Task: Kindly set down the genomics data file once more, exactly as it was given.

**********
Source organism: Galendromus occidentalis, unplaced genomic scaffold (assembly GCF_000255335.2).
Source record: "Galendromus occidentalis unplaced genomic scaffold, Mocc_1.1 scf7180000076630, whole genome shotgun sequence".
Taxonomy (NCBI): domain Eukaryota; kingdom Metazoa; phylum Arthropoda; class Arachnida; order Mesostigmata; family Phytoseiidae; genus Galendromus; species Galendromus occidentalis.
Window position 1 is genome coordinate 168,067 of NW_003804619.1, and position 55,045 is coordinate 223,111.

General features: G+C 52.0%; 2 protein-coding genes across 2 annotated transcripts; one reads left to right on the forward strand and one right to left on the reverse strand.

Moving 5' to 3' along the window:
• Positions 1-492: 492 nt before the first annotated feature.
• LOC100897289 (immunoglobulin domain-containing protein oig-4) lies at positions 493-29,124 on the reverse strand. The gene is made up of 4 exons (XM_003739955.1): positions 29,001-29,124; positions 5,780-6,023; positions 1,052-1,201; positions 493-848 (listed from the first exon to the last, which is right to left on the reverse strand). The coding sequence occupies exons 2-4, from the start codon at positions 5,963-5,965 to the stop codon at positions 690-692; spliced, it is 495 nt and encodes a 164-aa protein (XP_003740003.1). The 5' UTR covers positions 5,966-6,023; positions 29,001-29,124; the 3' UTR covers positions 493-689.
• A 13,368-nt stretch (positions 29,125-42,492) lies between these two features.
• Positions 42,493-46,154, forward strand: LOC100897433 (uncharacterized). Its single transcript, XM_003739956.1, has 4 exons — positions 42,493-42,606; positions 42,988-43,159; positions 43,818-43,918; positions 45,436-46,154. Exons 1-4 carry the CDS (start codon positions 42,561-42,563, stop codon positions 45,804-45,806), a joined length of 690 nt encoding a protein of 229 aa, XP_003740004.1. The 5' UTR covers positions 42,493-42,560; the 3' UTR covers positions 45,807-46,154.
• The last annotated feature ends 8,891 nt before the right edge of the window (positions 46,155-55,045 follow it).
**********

Source organism: Galendromus occidentalis, unplaced genomic scaffold (assembly GCF_000255335.2).
Source record: "Galendromus occidentalis unplaced genomic scaffold, Mocc_1.1 scf7180000076630, whole genome shotgun sequence".
Taxonomy (NCBI): domain Eukaryota; kingdom Metazoa; phylum Arthropoda; class Arachnida; order Mesostigmata; family Phytoseiidae; genus Galendromus; species Galendromus occidentalis.
Window position 1 is genome coordinate 168,067 of NW_003804619.1, and position 55,045 is coordinate 223,111.

General features: G+C 52.0%; 2 protein-coding genes across 2 annotated transcripts; one reads left to right on the forward strand and one right to left on the reverse strand.

Moving 5' to 3' along the window:
• Positions 1-492: 492 nt before the first annotated feature.
• LOC100897289 (immunoglobulin domain-containing protein oig-4) lies at positions 493-29,124 on the reverse strand. The gene is made up of 4 exons (XM_003739955.1): positions 29,001-29,124; positions 5,780-6,023; positions 1,052-1,201; positions 493-848 (listed from the first exon to the last, which is right to left on the reverse strand). The coding sequence occupies exons 2-4, from the start codon at positions 5,963-5,965 to the stop codon at positions 690-692; spliced, it is 495 nt and encodes a 164-aa protein (XP_003740003.1). The 5' UTR covers positions 5,966-6,023; positions 29,001-29,124; the 3' UTR covers positions 493-689.
• A 13,368-nt stretch (positions 29,125-42,492) lies between these two features.
• Positions 42,493-46,154, forward strand: LOC100897433 (uncharacterized). Its single transcript, XM_003739956.1, has 4 exons — positions 42,493-42,606; positions 42,988-43,159; positions 43,818-43,918; positions 45,436-46,154. Exons 1-4 carry the CDS (start codon positions 42,561-42,563, stop codon positions 45,804-45,806), a joined length of 690 nt encoding a protein of 229 aa, XP_003740004.1. The 5' UTR covers positions 42,493-42,560; the 3' UTR covers positions 45,807-46,154.
• The last annotated feature ends 8,891 nt before the right edge of the window (positions 46,155-55,045 follow it).